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Survey Fails to Find Two Sea Turtle Species Off Northern, Central Coasts

Bad news for Vietnam's sea turtle population.

According to VnExpress, the International Union for Conservation of Nature (IUCN) was unable to find any members of two marine sea turtle species off northern and central Vietnam during the organization's 2017 survey.

Vietnam is home to five sea turtle species: green sea, loggerhead, olive ridley, hawksbill and leatherback.

At a workshop held in Da Nang last weekend, the IUCN reported that no hawksbill or leatherback turtles were detected in the two above-mentioned regions.

These species have faced a sharp drop in numbers nationwide over the years. It is estimated that in 1980, such turtles laid roughly 10,000 eggs a year in Vietnam, while this year that figured has dropped to just 450.

All five of Vietnam's sea turtle species are listed in the national Red Book, and hunting or trading in them is illegal. Habitat destruction, illegal fishing and the illegal trade in turtle parts are driving these population declines, while the huge volume of plastic waste in Vietnam's waters also threatens their well-being.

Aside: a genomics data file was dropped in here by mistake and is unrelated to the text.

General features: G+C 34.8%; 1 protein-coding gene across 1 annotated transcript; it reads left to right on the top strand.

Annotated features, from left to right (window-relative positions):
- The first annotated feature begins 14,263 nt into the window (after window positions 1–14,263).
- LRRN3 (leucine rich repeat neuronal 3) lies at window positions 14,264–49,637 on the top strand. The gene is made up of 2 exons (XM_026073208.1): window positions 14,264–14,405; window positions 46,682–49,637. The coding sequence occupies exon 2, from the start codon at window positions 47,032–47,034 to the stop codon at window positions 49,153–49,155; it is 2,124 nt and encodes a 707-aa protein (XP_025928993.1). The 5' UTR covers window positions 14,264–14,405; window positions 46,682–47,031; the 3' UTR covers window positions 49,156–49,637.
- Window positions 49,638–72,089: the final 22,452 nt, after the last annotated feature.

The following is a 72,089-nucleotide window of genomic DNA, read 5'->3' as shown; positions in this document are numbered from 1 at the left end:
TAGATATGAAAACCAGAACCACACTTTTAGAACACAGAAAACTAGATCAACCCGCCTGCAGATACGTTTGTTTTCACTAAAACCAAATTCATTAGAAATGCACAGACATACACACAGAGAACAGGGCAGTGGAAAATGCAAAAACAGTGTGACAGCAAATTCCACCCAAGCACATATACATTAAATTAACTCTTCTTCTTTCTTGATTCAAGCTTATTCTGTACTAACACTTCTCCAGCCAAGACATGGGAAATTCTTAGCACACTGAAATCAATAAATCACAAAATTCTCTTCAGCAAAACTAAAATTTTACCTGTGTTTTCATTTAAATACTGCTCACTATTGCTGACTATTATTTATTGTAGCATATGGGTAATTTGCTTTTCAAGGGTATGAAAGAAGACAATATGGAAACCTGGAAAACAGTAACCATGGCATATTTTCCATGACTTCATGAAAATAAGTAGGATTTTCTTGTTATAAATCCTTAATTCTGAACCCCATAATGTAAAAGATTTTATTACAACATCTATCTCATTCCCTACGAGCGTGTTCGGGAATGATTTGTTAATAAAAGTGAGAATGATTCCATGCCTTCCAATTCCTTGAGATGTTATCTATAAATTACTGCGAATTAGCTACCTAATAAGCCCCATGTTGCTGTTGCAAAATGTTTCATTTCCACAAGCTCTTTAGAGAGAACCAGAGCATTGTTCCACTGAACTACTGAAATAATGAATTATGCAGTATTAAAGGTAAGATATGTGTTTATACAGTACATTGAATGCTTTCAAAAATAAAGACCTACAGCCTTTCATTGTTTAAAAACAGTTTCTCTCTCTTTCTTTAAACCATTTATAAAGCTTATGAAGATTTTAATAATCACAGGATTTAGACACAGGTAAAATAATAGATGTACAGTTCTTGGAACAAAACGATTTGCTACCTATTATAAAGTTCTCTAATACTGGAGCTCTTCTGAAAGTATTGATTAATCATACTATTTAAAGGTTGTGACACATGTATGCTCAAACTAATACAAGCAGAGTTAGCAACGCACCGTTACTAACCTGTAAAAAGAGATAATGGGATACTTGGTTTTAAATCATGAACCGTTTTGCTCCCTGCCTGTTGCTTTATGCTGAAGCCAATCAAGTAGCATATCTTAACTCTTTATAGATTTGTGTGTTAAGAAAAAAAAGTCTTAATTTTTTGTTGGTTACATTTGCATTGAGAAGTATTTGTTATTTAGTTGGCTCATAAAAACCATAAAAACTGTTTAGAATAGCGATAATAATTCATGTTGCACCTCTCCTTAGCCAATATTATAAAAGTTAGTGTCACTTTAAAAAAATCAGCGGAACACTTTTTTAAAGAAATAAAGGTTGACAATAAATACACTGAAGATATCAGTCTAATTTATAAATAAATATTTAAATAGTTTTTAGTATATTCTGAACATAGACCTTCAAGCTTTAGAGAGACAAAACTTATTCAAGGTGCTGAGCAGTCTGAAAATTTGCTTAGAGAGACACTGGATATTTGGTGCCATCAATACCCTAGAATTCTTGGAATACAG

Efforts are underway to try and reverse the decline of Vietnam's turtles. For example, the Hon Cau Marine Reserve is building a sea turtle conservation facility using the funds they received in a successful crowdfunding campaign back in August, while Con Dao, the main nesting site for olive ridley turtles, has been home to conservation work for years.

[Photo via Science]